Everyone probably has their own opinions of dog immunizations and appropriate vaccination schedules, including myself. We can save that discussion for a later date though. If I had to choose one of the five illnesses listed above to vaccinate my adult dog for, it would be against Leptospirosis. When I started to see more cases of the disease rise during my years working as a vet tech, I began to realize that Leptospirosis is something not to be messed with.
What Is Leptospirosis Anyways?
|Original image URL: http://en.wikipedia.org/wiki/File:Leptospira_scanning_micrograph.jpg|
Leptospirosis is a bacterial infection of spirochetes. There are many different strains that can affect dogs. Infected wild animals like mice, rats, deer, raccoons, etc. spread the bacteria through their urine. Dogs can then catch the infection by consuming contaminated water, through mucous membranes, exposure of the bacteria to open wounds or abrasions, or ingesting a contaminated animal.
Once in the bloodstream, Leptospirosis makes it's way through the body and reproduces in the dog's liver, kidneys, central nervous system, eyes, and reproductive system. Dogs may be able to fight off the bacteria on their own, although some bacteria may stay behind in the kidneys. Dogs can shed the bacteria for many months after an infection has initially been cleared.
How Leptospirosis affects a dog can vary depending on several factors. These factors include age, breed, sex, and immunity. The symptoms are different from case to case but can include fever, muscle pain, decreased appetite, lethargy, vomiting, diarrhea, frequent urination, or jaundice.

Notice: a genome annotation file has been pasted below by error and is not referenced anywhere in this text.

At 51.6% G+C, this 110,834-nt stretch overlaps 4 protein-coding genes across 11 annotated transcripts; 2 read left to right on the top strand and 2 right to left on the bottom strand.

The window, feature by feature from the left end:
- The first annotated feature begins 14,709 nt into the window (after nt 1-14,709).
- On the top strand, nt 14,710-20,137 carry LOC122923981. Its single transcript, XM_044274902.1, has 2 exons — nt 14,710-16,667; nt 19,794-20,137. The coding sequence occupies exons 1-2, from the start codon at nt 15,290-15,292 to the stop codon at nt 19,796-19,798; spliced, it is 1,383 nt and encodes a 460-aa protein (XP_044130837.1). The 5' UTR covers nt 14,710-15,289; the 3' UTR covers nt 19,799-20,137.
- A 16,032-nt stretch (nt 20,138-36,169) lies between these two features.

How Is Leptospirosis Diagnosed?
In order to diagnose Leptospirosis, veterinarians may first perform a series of standard tests. These tests might include bloodwork and x-rays. If bloodwork shows that the dog is in liver and/or kidney failure, then they may suspect Leptospirosis. The bacterial infection is usually not diagnosed on the first veterinary visit.
When Leptospirosis is a possible factor, the vet may want to run more tests to be sure. There is a titer test that can be sent out to labs. It tests for several different serovars of the bacteria. The only problem with this test is that it can take several days to get a result.
A PCR test (polymerase chain reaction) is a good alternative. Results can be achieved within hours and are likely to be more reliable.
Treatment of Leptospirosis In Dogs
Treatment depends on the dog and how ill they have become. Dogs who are very sick with the infection will need intensive supportive care. Intravenous fluids and antibiotics are typically indicated. I have helped nurse several dogs with Leptospirosis. Nursing care is crucial, so your dog may even need to stay a few nights at your veterinary clinic or emergency animal hospital.
How To Prevent Leptospirosis
So that brings us back to the topic of vaccinating against this bacterial infection. I am not big on vaccinating my dog all the time, but this is one vaccine I would recommend to dog owners who live in high risk areas. Talk to your veterinarian about the prevalence of this bacteria in the region where you live. The DHLPP vaccination is usually given every 1 to 3 years to dogs and includes immunity against Leptospirosis. Also, there is an individual vaccine against Leptospirosis if you don't need the other four.